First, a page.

Many of the original UNIX tools sent passwords over the wire in clear11text Authentication via Secret Key Main idea: entity proves identity by decrypting a secret encrypted with its own key K secret key shared only by A and B A can asks B to authenticate itself by decrypting a nonce, i.e., random value, x Avoid replay attacks (attacker impersonating client or server) Vulnerable to man-in-the middle attack A E(x, K B ) x Notation: E(m,k) encrypt message m with key k 12

Secure Hash Function Fox Hash Function DFCD3454BBEA788A 751A696C24D97009 CA992D17 The red fox runs across the ice Hash Function 52ED879E70F71D92 6EB6957008E03CE4 CA6945D3 Hash Function: Short summary of data (message) For instance, h1=H(M1) is the hash of message M1 h1 fixed length, despite size of message M1

Often, h1 is called the digest of M1 Hash function H is considered secure if It is infeasible to find M2 with h1=H(M2); i.e., cant easily find other message with same digest as given message It is infeasible to locate two messages, m1 and m2, which collide, i.e. for which H(m1) 13 = H(m2) Integrity: Cryptographic Hashes Basic building block for integrity: cryptographic hashing Associate hash with byte-stream, receiver verifies match Assures data hasnt been modified, either accidentally or maliciously Approach: Sender computes a secure digest of message m using H(x) H(x) is a publicly known hash function Digest d = HMAC (K, m) = H (K | H (K | m)) HMAC(K, m) is a hash-based message authentication function Send digest d and message m to receiver Upon receiving m and d, receiver uses shared secret key, K, to recompute HMAC(K, m) and see whether result agrees with d 14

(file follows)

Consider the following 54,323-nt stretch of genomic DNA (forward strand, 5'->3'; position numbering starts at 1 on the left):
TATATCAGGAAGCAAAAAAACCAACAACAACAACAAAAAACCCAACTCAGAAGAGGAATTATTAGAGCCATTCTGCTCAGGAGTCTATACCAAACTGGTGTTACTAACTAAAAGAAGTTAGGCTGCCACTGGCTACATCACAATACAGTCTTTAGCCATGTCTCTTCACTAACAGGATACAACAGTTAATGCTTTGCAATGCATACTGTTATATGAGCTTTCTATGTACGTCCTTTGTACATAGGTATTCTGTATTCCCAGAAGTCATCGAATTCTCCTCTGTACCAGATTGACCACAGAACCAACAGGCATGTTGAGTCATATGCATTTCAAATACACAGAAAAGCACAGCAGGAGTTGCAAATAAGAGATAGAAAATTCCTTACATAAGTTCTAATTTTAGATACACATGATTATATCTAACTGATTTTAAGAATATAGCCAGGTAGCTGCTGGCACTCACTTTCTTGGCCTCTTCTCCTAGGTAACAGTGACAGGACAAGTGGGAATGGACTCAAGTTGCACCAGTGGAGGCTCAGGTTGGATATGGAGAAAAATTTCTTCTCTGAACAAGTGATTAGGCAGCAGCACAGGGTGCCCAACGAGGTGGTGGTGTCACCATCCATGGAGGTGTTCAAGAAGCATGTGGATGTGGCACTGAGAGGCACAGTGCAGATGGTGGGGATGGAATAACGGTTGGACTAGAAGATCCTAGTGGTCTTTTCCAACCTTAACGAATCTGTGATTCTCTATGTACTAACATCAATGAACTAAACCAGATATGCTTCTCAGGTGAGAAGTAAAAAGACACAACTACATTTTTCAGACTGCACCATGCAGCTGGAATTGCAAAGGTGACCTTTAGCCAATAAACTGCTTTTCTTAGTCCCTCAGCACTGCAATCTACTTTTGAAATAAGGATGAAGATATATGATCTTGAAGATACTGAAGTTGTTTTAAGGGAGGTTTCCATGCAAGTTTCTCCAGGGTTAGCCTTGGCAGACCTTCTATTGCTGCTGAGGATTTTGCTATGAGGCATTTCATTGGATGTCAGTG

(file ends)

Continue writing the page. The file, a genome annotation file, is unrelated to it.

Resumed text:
Using Hashing for Integrity corrupted msg plaintext (m) m NO = Digest HMAC(K,m) Internet digest Digest HMAC(K,m) Encrypted Digest Unencrypted Message Can encrypt m for confidentiality 15

Standard Cryptographic Hash Functions MD5 (Message Digest version 5) Developed in 1991 (Rivest), produces 128 bit hashes Widely used (RFC 1321) Broken (1996-2008): attacks that find collisions SHA-1 (Secure Hash Algorithm) Developed in 1995 (NSA) as MD5 successor with 160 bit hashes Widely used (SSL/TLS, SSH, PGP, IPSEC) Broken in 2005, government use discontinued in 2010 SHA-2 (2001) Family of SHA-224, SHA-256, SHA-384, SHA-512 functions HMACs are secure even with older insecure hash functions 16 Key Distribution How do you get shared secret to both places? For instance: how do you send authenticated, secret mail to someone who you have never met? Must negotiate key over private channel Exchange code book/key cards/memory stick/others

Could use a third party 17 Third Party: Authentication Server (Kerberos) Notation: Kxy is key for talking between x and y ()K means encrypt message () with the key K Clients: A and B, Authentication server S q Re et k c Ti et k